Classic New Year’s Movies To Help You Start Over
Christmas movies are reassuringly stuffed with messages about family, festivities and generally being grateful for the love and joy we already have in our lives.
Of course, New Year’s films share many similarities with their tinsel-strewn brethren, from awkward social gatherings to sudden realisations about being on the wrong path in life. However, they do strike a slightly different note.
Whether you make New Year’s resolutions or not, New Year’s Day is all about turning over a fresh new page in your life and thinking about who you want to be and what you want to achieve. Even if your running shoes do inevitably end up in the back of your wardrobe by February.
Even though it can be touched with more than just a little sadness and regret, I do like New Year’s Eve and New Year’s Day, and always make sure to take a bit of time out for myself to consider what I want for the year ahead.
This year, more than any other year I can remember, will see so many of us sending out our hopes and wishes into the universe along with the sparkle of fireworks, ambitions and plans that may have been stalled for months on end.
I’ve always found that a good film can help you pause and reflect upon what it means to live your life well and what should matter most.
With celebrations being far more low key this year, I would suggest there are few better ways to see in the New Year than curling up with a slice of leftover Christmas cake, a brand new diary and a movie that will put you in the right humour to start all over again. A little older and wiser.
10. Click (2006)
A contemporary parable about what you can miss out on when you aren’t paying attention to the little, everyday moments in life, Click has to be my favourite ever Adam Sandler movie.
Here we see Sandler play Michael Newman, a harried architect who struggles to juggle the contrasting demands of work and family life.
After he gets hold of a remote that can control real-life events, Michael is initially delighted by the ease with which he can fast-forward through dull or taxing situations. However, this is a decision he ultimately comes to regret, with some genuinely upsetting consequences.
This is a film that will remind you of the importance of spending quality time with loved ones, remaining present even if such moments don’t feel particularly significant or pressing at the time. The ultimate New Year’s lesson if ever there was one.
9. The Time Traveller’s Wife (2009)
I loved the novel, and very much enjoyed Rachel McAdams and Eric Bana as Clare Abshire and Henry DeTamble, a couple whose relationsip is shaped and strained by Henry’s uncontrollable tim-travelling disorder.
Rather than being a superpower for good, Henry is flung helplessly, and sometimes dangerously, between time zones; drawn to moments, places and people of personal significance without any say in the matter.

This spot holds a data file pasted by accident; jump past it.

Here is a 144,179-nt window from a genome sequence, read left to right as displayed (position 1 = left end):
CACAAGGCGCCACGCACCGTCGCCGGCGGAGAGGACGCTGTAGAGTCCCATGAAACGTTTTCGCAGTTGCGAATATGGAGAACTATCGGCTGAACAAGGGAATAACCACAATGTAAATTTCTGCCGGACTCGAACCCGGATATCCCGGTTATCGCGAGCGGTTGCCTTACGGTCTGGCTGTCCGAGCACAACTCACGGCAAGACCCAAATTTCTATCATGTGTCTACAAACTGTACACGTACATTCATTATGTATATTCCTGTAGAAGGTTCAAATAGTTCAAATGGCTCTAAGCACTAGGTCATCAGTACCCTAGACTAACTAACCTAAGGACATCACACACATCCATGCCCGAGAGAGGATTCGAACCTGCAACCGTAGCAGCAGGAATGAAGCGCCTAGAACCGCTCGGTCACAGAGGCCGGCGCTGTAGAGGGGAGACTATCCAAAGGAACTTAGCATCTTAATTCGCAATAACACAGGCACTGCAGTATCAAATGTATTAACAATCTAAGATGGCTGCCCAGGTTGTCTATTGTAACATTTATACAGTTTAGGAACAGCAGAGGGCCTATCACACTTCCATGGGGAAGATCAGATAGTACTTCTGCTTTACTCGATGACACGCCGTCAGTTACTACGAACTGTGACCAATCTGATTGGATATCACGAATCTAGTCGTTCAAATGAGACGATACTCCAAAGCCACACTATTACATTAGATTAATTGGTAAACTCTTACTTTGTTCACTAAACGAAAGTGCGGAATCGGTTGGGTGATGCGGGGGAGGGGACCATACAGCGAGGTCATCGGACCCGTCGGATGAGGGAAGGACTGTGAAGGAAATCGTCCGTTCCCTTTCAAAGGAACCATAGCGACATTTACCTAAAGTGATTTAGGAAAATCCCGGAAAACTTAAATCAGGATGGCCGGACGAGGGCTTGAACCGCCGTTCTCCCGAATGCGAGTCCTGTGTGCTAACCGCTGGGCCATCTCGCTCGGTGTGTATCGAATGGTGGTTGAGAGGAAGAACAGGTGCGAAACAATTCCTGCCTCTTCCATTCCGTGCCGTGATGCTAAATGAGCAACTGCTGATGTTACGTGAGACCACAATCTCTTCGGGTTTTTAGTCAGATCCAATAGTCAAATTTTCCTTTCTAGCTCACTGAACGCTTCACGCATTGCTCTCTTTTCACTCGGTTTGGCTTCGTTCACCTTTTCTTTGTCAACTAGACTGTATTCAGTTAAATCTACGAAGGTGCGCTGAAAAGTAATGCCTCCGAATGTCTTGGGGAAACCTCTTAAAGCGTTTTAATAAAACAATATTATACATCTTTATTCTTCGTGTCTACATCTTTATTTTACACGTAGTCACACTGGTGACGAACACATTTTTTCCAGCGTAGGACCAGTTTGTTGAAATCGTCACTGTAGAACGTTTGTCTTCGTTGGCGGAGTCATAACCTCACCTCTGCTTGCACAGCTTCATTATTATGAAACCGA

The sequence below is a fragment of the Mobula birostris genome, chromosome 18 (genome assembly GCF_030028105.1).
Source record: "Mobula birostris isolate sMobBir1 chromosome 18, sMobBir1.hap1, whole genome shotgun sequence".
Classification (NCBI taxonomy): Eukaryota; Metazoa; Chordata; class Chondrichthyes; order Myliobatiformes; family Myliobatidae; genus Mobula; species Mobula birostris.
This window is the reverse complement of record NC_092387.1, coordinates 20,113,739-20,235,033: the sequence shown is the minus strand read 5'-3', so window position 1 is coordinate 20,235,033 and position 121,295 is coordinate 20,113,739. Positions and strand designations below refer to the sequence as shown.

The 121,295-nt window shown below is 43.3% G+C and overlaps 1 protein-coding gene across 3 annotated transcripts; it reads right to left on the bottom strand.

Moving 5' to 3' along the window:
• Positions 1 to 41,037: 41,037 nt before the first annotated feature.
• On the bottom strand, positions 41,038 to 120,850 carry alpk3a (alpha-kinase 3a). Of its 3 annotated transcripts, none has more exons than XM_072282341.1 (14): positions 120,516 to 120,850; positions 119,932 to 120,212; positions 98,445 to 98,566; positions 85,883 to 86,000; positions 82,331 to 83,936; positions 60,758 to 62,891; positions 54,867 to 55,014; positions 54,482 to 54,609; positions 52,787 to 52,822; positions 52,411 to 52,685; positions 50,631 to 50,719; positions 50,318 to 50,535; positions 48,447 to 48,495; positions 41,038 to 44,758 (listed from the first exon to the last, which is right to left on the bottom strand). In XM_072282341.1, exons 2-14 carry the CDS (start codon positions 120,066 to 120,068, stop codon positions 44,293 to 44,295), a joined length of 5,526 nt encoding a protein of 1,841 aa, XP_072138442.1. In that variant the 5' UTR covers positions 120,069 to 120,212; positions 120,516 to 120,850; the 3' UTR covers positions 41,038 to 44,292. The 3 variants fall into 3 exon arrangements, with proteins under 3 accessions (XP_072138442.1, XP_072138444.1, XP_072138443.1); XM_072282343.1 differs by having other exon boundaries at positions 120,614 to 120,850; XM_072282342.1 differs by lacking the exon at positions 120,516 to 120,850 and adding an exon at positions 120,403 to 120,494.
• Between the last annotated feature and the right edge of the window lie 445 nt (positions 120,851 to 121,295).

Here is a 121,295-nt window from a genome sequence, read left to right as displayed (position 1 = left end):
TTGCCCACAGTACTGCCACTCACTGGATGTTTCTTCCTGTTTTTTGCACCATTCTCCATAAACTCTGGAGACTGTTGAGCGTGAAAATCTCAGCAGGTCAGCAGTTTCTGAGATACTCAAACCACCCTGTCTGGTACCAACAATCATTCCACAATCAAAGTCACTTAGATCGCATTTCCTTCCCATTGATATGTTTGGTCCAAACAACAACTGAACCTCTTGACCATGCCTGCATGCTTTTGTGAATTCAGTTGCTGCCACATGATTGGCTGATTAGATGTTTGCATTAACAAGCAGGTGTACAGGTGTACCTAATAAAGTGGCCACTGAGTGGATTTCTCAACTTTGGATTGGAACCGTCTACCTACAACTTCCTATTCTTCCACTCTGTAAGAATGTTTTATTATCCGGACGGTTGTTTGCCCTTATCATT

There’s plenty of otherworldly aspects to this movie, but it remains grounded in many human themes, with Clare and Henry having to contend with childhood trauma, agonising losses and differing family backgrounds.
This is a story that looks at the inescapable passing of time and self-determination in a quirky and deeply romantic way. Even those in non supernatural relationships will be able to relate to Clare’s powerless longing to keep her husband safe by her side for a little while longer.
8. Trading Places (1983)
Eddie Murphy and Dan Aykroyd are at their absolute best in this classic ’80s screwball comedy, starring in their respective roles as poor street beggar Billy Ray Valentine and wealthy commodities trader Louis Winthorpe III.
The two very different men end up having their lives switched around as part of a cruel ‘nature versus nurture’ experiment concocted by greedy tycoon brothers Randolph (Ralph Bellamy) and Mortimer (Don Ameche) Duke.
Eventually, Billy Ray and Louis join forces to take down the Duke brothers in a spectacular fashion, all while making themselves very rich in the process. The action takes place across the festive season, with the revenge plan unfolding on New Year’s Eve.
Although there are quite a few scenes that haven’t aged well at all, this is still a pleasantly nostalgic and witty film that addresses the racism and grotesque snobbery still evident in American society today.
7. Sleepless In Seattle (1993)
Few actors have an ounce of the comforting screen presence exuded by Tom Hanks, and this is a classically likeable role for America’s dad. Here we see Hanks play widowed architect Sam Baldwin, who wins the hearts of women across the country after his son convinces him to talk on a radio phone-in.
One of his most ardent new female fans is Annie Reed (Meg Ryan), an unenthusiastically engaged Baltimore Sun reporter who feels drawn to Sam and endeavours to meet him.
Although some of Annie’s actions are a little questionable in retrospect, this is a really sweet film about finding love after loss and realising you are in a situation in life that needs to change.
The story ends with a tense ‘will-they-won’t-they’ rooftop sequence in New York on Valentine’s Day. However, it’s the moving New Year’s Eve sequence that sticks with so many people at this time of year, with Sam imagining a conversation with his late wife during a quiet night at home.
6. The Poseidon Adventure (1972)
Bear with me on this, because I can wholeheartedly understand that a sinking ship doesn’t exactly scream ‘New year, new me’.